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The proliferation of technology enabled marketing tools has been one of the most fundamental changes that has occurred within the ad industry. With all the new toys in the box however, it is important to remember not to be clever for clever's sake.  

It’s one thing to provide a product or service, another to market it effectively and quite another to encourage visitors to stay with you.

Two things caught my eye recently. 

The first was the innumerable lists of trends and forecasts for 2011. Now I’m a big fan of lists (and we all know its one of the best SEO tricks in the book), but what struck me as interesting was the immense focus on platforms and technology with little said about the message itself. The second was the release of the 2011 Michelin Guide. More on this shortly.

The proliferation of technology enabled marketing tools has been one of the most fundamental changes that has occurred within the ad industry. With all the new toys in the box however, it is important to remember not to be clever for clever's sake.  

It’s one thing to provide a product or service, another to market it effectively and quite another to encourage visitors to stay with you. At its core, good marketing is about relevancy. You want consumers to want to spend time with you and for that you need to be useful.  

News sites do this on a regular basis but non-content brands have provided effective extensions into the space. Michelin, for example, developed its world renowned restaurant guide as a means of maintaining brand awareness for their tyres. The Michelin Guide is now synonymous with quality.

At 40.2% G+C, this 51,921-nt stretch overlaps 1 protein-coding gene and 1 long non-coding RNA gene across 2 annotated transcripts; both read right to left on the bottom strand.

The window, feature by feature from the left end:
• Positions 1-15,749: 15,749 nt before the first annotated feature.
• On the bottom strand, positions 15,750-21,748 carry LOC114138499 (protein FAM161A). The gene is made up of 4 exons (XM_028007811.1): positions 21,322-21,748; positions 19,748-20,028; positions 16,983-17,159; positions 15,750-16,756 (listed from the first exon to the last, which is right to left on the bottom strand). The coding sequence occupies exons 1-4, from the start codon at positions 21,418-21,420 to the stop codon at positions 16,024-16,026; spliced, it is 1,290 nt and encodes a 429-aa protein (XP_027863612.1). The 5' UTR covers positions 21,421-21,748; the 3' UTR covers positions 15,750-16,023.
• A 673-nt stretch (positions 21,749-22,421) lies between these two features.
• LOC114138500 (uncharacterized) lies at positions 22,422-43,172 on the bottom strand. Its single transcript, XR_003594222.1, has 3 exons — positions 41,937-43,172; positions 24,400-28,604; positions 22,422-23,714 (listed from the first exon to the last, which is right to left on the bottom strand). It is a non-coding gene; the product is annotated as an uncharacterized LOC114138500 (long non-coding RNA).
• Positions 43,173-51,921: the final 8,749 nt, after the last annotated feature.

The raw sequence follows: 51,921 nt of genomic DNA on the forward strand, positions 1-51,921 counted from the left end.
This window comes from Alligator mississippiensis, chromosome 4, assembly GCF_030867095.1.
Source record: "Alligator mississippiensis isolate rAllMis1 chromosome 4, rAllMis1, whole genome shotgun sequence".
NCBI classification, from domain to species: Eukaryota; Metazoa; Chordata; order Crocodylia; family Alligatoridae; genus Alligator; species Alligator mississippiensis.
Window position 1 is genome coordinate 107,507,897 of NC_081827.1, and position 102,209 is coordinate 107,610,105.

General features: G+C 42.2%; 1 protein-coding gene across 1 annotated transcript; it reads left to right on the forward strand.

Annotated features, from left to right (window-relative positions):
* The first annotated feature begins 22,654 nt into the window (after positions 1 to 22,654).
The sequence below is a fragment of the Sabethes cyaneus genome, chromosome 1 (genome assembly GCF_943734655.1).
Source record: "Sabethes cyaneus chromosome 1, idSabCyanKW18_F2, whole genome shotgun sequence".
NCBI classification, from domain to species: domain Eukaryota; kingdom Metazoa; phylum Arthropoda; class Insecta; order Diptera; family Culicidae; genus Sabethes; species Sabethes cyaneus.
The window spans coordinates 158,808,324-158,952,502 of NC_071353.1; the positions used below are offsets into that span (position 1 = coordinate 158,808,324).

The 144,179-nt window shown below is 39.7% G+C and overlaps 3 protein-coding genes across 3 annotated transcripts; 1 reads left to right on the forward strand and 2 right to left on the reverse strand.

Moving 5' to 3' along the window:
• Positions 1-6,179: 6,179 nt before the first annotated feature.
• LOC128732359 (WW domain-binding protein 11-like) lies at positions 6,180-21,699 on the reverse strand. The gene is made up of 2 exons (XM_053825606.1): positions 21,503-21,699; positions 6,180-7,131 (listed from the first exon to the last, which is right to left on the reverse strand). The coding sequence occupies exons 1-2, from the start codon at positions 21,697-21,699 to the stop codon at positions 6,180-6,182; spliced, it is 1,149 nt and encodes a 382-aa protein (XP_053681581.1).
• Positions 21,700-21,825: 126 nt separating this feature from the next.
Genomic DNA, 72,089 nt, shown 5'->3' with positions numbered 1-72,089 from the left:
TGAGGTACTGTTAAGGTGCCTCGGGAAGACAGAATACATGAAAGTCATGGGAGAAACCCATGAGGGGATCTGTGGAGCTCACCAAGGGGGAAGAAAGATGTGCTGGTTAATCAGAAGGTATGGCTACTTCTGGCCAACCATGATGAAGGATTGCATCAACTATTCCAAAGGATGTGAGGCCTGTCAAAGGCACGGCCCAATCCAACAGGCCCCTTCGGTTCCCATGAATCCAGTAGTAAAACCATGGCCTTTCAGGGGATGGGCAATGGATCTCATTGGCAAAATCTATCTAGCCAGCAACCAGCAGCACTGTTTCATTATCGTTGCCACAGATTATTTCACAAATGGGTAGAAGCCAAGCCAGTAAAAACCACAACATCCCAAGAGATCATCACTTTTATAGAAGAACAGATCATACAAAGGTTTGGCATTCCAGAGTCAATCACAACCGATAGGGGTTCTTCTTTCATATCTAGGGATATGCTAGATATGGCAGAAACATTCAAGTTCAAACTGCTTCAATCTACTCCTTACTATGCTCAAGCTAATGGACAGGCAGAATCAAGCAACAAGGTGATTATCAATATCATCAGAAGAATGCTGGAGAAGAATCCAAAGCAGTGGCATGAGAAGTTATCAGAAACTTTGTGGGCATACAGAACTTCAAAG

What the Michelin guide did best was advertise its brand but in such a way as to provide a benefit for consumers. Drivers across Europe would always know where they could get a good meal, and the knowledge within the guide was valuable to the consumer.

Of course you don’t need to provide content as it has been traditionally understood. There are great opportunities available with the enormous growth of data available through GPS, social networking and the increasingly embedded nature of location information.

There is certainly a lot of excitement about location based services, the idea that new apps can tell us who of our friends are at a certain place, or enjoy a certain restaurant.  

This can even be seen as an extension of the content only model used by Michelin. It’s also great for offering benefits or discounts directly to your best customers, as Starbucks did last year with its Foursquare loyalty programme.

Some apps combine the power of crowdsourcing to provide customers with information relevant to them. Expedia has been a great proponent of useful advertising (in fact I may well have first heard them coin the phrase) with their Facebook app, Expedia Trip Companion, which provides relevant content feeds and the collective wisdom of other travellers.  

Not only does it give you exchange rates from Google Finance and weather updates from Yahoo!, but it provides tips from TripAdvisor on what to do once you reach your destination.

The key is to ensure that you choose an approach that is relevant to your audience, and to your product.

Whether you’re an information site/service, or an ecommerce site, in the end you want to sell something to visitors. And that means that the key is to engage them in an evolving, useful and interesting exchange.  

If you want to develop a long term relationship with your customer in 21st century terms, you’d better find some way to be useful

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Published 4 March, 2011 by Michael Steckler

Michael Steckler is Managing Director of Criteo and a contributor to Econsultancy.

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